Personalized medicine is an important and evolving research area for pancreatic cancer. It focuses on learning about a person’s genetic and tumor make-up and identifying mutations. With this information, doctors can create treatment strategies that are customized to each patient’s needs. Our research is exploring various approaches and technologies for the most effective way to personalize medicine.
Developed by our Chief Scientist David Tuveson, M.D., Ph.D. and his collaborator Hans Clevers, M.D., Ph.D., president of the Royal Netherlands Academy of Arts and Sciences, organoids are hollow spheres that grow from samples of pancreatic tissue. Organoids have been successfully used for other cancers; however, under the leadership of Dr. Tuveson, we are spearheading the use of organoids in pancreatic cancer through our research at our dedicated laboratory at Cold Spring Harbor Laboratory. Organoids enable researchers to observe pancreatic cancer from its beginning and test new diagnostics and therapies in the lab. The development of the organoid system was a monumental step forward in pancreatic cancer research because it brings the laboratory closer to the clinic.
In our organoid research project, a patient’s organoid is genetically sequenced and its genetic makeup is characterized. It is then “treated” with many compounds and combinations of compounds to determine which are most effective in killing the cancer cells. This process is the essence of personalized medicine, where the precise treatment for each patient is selected based on the makeup of his/her tumor. In fact, researchers recently demonstrated that organoids can quickly and accurately predict how patients with pancreatic cancer will respond to a variety of treatments.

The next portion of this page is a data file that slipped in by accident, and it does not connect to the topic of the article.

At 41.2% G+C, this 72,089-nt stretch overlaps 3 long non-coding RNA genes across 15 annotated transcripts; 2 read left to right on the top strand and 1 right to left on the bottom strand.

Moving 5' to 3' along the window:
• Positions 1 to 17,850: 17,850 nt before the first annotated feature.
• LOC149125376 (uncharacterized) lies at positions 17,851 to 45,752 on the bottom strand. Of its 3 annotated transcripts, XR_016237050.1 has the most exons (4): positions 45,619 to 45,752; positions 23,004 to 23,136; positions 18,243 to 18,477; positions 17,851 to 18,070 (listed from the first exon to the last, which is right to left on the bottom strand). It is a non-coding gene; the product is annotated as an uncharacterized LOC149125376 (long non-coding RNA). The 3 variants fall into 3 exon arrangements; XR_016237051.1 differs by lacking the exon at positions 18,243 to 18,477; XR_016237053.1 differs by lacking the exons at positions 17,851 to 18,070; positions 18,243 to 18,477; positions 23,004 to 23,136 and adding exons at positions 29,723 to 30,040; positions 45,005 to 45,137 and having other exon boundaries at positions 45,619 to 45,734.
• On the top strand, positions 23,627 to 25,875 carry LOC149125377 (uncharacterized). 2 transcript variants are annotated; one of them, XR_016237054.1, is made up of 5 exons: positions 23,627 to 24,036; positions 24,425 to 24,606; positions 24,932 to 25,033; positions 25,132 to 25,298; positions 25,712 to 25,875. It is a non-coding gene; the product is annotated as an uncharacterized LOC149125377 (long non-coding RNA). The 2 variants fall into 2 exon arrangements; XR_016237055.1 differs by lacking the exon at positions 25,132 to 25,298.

“We’ve been able to identify an approach to prioritize treatment strategies for pancreatic cancer patients, with the goal of giving them the best chance for survival and a good quality of life,”said Hervé Tiriac, Ph.D., a senior researcher in Dr. Tuveson’s lab.
The team assessed RNA (which acts as a messenger carrying instructions from DNA for controlling the synthesis of proteins) levels in individual organoids to determine gene signatures predictive of sensitivity to the five standard chemotherapies administered to pancreatic cancer patients. Three of these signatures correctly identified large numbers of patients who had responded to these drugs, and showed that those responding patients lived much longer before the cancer progressed. The signatures should enable physicians to choose the correct chemotherapy for pancreatic cancer patients for first-line treatment.
The researchers demonstrated that the organoids provide an effective precision-medicine “pharmacotyping,” or drug-testing, pipeline. To do this, the organoid from the patient’s cancer was cultured, and then used to test all possible standard-of-care chemotherapy drugs. They found that many of the organoids that did not respond well to chemotherapy were responsive to a variety of investigational drugs based on their gene signatures that occur as a result of tumor development.